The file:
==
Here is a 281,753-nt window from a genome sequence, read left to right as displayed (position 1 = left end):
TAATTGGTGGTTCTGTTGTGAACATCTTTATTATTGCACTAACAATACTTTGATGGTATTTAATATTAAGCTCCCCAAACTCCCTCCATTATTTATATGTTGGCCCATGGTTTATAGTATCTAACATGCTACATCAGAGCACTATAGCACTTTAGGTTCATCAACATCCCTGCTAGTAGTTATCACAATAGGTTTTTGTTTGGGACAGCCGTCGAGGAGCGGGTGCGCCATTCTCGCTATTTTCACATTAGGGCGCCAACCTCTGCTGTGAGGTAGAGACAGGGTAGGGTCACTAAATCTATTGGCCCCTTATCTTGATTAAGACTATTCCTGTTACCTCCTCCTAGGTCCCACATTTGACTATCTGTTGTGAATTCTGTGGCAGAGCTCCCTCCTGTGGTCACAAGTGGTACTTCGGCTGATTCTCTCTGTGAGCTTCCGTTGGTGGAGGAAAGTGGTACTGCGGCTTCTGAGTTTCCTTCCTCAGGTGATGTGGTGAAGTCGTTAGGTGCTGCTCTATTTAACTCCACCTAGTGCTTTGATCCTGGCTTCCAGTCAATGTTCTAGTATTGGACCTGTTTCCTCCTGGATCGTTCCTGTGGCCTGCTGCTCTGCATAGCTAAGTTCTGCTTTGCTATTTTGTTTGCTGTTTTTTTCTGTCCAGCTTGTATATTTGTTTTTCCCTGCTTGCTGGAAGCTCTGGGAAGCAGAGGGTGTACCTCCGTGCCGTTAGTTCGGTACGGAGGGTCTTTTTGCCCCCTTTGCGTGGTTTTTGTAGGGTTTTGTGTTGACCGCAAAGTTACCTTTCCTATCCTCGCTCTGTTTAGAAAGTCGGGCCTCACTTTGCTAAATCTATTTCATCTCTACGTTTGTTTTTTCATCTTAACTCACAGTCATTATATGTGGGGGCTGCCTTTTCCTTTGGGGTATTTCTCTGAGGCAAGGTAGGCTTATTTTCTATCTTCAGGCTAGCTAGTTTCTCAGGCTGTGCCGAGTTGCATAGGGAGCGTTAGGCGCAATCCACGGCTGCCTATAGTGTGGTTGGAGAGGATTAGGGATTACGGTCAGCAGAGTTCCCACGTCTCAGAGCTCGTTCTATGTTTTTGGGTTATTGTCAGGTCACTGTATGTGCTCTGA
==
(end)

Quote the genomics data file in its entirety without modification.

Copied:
Here is a 281,753-nt window from a genome sequence, read left to right as displayed (position 1 = left end):
TAATTGGTGGTTCTGTTGTGAACATCTTTATTATTGCACTAACAATACTTTGATGGTATTTAATATTAAGCTCCCCAAACTCCCTCCATTATTTATATGTTGGCCCATGGTTTATAGTATCTAACATGCTACATCAGAGCACTATAGCACTTTAGGTTCATCAACATCCCTGCTAGTAGTTATCACAATAGGTTTTTGTTTGGGACAGCCGTCGAGGAGCGGGTGCGCCATTCTCGCTATTTTCACATTAGGGCGCCAACCTCTGCTGTGAGGTAGAGACAGGGTAGGGTCACTAAATCTATTGGCCCCTTATCTTGATTAAGACTATTCCTGTTACCTCCTCCTAGGTCCCACATTTGACTATCTGTTGTGAATTCTGTGGCAGAGCTCCCTCCTGTGGTCACAAGTGGTACTTCGGCTGATTCTCTCTGTGAGCTTCCGTTGGTGGAGGAAAGTGGTACTGCGGCTTCTGAGTTTCCTTCCTCAGGTGATGTGGTGAAGTCGTTAGGTGCTGCTCTATTTAACTCCACCTAGTGCTTTGATCCTGGCTTCCAGTCAATGTTCTAGTATTGGACCTGTTTCCTCCTGGATCGTTCCTGTGGCCTGCTGCTCTGCATAGCTAAGTTCTGCTTTGCTATTTTGTTTGCTGTTTTTTTCTGTCCAGCTTGTATATTTGTTTTTCCCTGCTTGCTGGAAGCTCTGGGAAGCAGAGGGTGTACCTCCGTGCCGTTAGTTCGGTACGGAGGGTCTTTTTGCCCCCTTTGCGTGGTTTTTGTAGGGTTTTGTGTTGACCGCAAAGTTACCTTTCCTATCCTCGCTCTGTTTAGAAAGTCGGGCCTCACTTTGCTAAATCTATTTCATCTCTACGTTTGTTTTTTCATCTTAACTCACAGTCATTATATGTGGGGGCTGCCTTTTCCTTTGGGGTATTTCTCTGAGGCAAGGTAGGCTTATTTTCTATCTTCAGGCTAGCTAGTTTCTCAGGCTGTGCCGAGTTGCATAGGGAGCGTTAGGCGCAATCCACGGCTGCCTATAGTGTGGTTGGAGAGGATTAGGGATTACGGTCAGCAGAGTTCCCACGTCTCAGAGCTCGTTCTATGTTTTTGGGTTATTGTCAGGTCACTGTATGTGCTCTGA